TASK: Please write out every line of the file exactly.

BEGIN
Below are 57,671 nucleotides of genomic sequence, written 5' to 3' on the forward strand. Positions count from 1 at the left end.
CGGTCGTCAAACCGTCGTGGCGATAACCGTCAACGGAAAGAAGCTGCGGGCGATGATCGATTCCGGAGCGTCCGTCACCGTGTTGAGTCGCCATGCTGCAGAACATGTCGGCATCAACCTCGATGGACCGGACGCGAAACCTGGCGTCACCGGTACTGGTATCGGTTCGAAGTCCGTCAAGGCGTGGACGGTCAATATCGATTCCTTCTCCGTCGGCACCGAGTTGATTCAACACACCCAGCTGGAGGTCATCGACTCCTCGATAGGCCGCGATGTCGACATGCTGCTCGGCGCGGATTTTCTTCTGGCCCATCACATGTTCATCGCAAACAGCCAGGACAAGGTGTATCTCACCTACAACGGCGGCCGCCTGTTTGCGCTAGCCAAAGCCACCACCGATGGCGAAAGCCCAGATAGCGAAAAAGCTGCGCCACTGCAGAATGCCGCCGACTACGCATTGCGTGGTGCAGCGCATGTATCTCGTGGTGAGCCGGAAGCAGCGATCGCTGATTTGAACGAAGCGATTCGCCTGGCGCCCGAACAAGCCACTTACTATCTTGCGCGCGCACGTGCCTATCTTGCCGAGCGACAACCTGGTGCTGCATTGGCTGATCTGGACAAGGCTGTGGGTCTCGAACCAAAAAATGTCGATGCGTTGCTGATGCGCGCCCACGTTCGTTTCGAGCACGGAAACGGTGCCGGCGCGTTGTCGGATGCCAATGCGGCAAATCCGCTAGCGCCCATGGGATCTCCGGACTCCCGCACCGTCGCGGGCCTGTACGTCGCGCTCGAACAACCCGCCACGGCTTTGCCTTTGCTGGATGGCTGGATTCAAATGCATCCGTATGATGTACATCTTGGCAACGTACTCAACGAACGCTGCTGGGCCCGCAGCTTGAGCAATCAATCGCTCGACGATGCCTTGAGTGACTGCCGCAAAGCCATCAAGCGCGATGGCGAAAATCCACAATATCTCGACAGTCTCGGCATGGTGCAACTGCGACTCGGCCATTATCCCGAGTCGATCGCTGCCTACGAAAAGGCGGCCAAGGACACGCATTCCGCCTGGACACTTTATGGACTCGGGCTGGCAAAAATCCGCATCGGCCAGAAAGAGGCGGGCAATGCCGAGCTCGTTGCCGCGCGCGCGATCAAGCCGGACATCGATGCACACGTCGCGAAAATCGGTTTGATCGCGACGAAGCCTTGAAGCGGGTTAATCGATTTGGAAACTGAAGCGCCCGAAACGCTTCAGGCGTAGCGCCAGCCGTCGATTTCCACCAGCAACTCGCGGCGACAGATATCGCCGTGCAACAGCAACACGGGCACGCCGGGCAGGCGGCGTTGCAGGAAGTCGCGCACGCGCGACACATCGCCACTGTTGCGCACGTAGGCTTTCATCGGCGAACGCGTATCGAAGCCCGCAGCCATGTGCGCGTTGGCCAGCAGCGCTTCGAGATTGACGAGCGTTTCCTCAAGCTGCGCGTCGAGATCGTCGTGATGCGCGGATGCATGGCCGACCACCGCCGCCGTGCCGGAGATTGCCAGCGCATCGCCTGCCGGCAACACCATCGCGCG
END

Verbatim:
Below are 57,671 nucleotides of genomic sequence, written 5' to 3' on the forward strand. Positions count from 1 at the left end.
CGGTCGTCAAACCGTCGTGGCGATAACCGTCAACGGAAAGAAGCTGCGGGCGATGATCGATTCCGGAGCGTCCGTCACCGTGTTGAGTCGCCATGCTGCAGAACATGTCGGCATCAACCTCGATGGACCGGACGCGAAACCTGGCGTCACCGGTACTGGTATCGGTTCGAAGTCCGTCAAGGCGTGGACGGTCAATATCGATTCCTTCTCCGTCGGCACCGAGTTGATTCAACACACCCAGCTGGAGGTCATCGACTCCTCGATAGGCCGCGATGTCGACATGCTGCTCGGCGCGGATTTTCTTCTGGCCCATCACATGTTCATCGCAAACAGCCAGGACAAGGTGTATCTCACCTACAACGGCGGCCGCCTGTTTGCGCTAGCCAAAGCCACCACCGATGGCGAAAGCCCAGATAGCGAAAAAGCTGCGCCACTGCAGAATGCCGCCGACTACGCATTGCGTGGTGCAGCGCATGTATCTCGTGGTGAGCCGGAAGCAGCGATCGCTGATTTGAACGAAGCGATTCGCCTGGCGCCCGAACAAGCCACTTACTATCTTGCGCGCGCACGTGCCTATCTTGCCGAGCGACAACCTGGTGCTGCATTGGCTGATCTGGACAAGGCTGTGGGTCTCGAACCAAAAAATGTCGATGCGTTGCTGATGCGCGCCCACGTTCGTTTCGAGCACGGAAACGGTGCCGGCGCGTTGTCGGATGCCAATGCGGCAAATCCGCTAGCGCCCATGGGATCTCCGGACTCCCGCACCGTCGCGGGCCTGTACGTCGCGCTCGAACAACCCGCCACGGCTTTGCCTTTGCTGGATGGCTGGATTCAAATGCATCCGTATGATGTACATCTTGGCAACGTACTCAACGAACGCTGCTGGGCCCGCAGCTTGAGCAATCAATCGCTCGACGATGCCTTGAGTGACTGCCGCAAAGCCATCAAGCGCGATGGCGAAAATCCACAATATCTCGACAGTCTCGGCATGGTGCAACTGCGACTCGGCCATTATCCCGAGTCGATCGCTGCCTACGAAAAGGCGGCCAAGGACACGCATTCCGCCTGGACACTTTATGGACTCGGGCTGGCAAAAATCCGCATCGGCCAGAAAGAGGCGGGCAATGCCGAGCTCGTTGCCGCGCGCGCGATCAAGCCGGACATCGATGCACACGTCGCGAAAATCGGTTTGATCGCGACGAAGCCTTGAAGCGGGTTAATCGATTTGGAAACTGAAGCGCCCGAAACGCTTCAGGCGTAGCGCCAGCCGTCGATTTCCACCAGCAACTCGCGGCGACAGATATCGCCGTGCAACAGCAACACGGGCACGCCGGGCAGGCGGCGTTGCAGGAAGTCGCGCACGCGCGACACATCGCCACTGTTGCGCACGTAGGCTTTCATCGGCGAACGCGTATCGAAGCCCGCAGCCATGTGCGCGTTGGCCAGCAGCGCTTCGAGATTGACGAGCGTTTCCTCAAGCTGCGCGTCGAGATCGTCGTGATGCGCGGATGCATGGCCGACCACCGCCGCCGTGCCGGAGATTGCCAGCGCATCGCCTGCCGGCAACACCATCGCGCG